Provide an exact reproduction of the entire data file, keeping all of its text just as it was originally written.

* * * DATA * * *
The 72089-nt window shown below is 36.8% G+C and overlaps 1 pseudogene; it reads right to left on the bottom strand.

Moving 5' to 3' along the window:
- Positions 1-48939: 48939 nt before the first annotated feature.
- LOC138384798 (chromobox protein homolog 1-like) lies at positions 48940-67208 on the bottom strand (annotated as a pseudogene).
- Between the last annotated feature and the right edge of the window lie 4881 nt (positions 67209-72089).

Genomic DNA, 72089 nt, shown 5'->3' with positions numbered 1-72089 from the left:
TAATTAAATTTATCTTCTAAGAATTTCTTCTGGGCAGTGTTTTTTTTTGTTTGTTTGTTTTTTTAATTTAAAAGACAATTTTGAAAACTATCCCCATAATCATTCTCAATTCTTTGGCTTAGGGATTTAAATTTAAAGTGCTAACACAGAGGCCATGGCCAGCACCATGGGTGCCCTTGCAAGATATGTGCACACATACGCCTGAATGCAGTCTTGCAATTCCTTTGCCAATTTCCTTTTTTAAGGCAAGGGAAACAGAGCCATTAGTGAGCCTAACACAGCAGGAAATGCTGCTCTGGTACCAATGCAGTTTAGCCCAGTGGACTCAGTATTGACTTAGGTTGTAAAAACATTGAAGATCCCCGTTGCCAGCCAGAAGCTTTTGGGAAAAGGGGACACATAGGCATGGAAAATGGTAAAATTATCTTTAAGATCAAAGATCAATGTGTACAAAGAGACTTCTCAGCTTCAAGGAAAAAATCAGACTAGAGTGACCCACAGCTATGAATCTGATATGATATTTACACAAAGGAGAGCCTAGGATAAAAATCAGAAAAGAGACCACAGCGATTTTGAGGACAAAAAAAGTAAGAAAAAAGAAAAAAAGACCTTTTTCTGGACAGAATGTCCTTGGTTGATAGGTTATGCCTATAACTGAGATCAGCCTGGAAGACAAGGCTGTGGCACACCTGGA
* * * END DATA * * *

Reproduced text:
The 72089-nt window shown below is 36.8% G+C and overlaps 1 pseudogene; it reads right to left on the bottom strand.

Moving 5' to 3' along the window:
- Positions 1-48939: 48939 nt before the first annotated feature.
- LOC138384798 (chromobox protein homolog 1-like) lies at positions 48940-67208 on the bottom strand (annotated as a pseudogene).
- Between the last annotated feature and the right edge of the window lie 4881 nt (positions 67209-72089).

Genomic DNA, 72089 nt, shown 5'->3' with positions numbered 1-72089 from the left:
TAATTAAATTTATCTTCTAAGAATTTCTTCTGGGCAGTGTTTTTTTTTGTTTGTTTGTTTTTTTAATTTAAAAGACAATTTTGAAAACTATCCCCATAATCATTCTCAATTCTTTGGCTTAGGGATTTAAATTTAAAGTGCTAACACAGAGGCCATGGCCAGCACCATGGGTGCCCTTGCAAGATATGTGCACACATACGCCTGAATGCAGTCTTGCAATTCCTTTGCCAATTTCCTTTTTTAAGGCAAGGGAAACAGAGCCATTAGTGAGCCTAACACAGCAGGAAATGCTGCTCTGGTACCAATGCAGTTTAGCCCAGTGGACTCAGTATTGACTTAGGTTGTAAAAACATTGAAGATCCCCGTTGCCAGCCAGAAGCTTTTGGGAAAAGGGGACACATAGGCATGGAAAATGGTAAAATTATCTTTAAGATCAAAGATCAATGTGTACAAAGAGACTTCTCAGCTTCAAGGAAAAAATCAGACTAGAGTGACCCACAGCTATGAATCTGATATGATATTTACACAAAGGAGAGCCTAGGATAAAAATCAGAAAAGAGACCACAGCGATTTTGAGGACAAAAAAAGTAAGAAAAAAGAAAAAAAGACCTTTTTCTGGACAGAATGTCCTTGGTTGATAGGTTATGCCTATAACTGAGATCAGCCTGGAAGACAAGGCTGTGGCACACCTGGA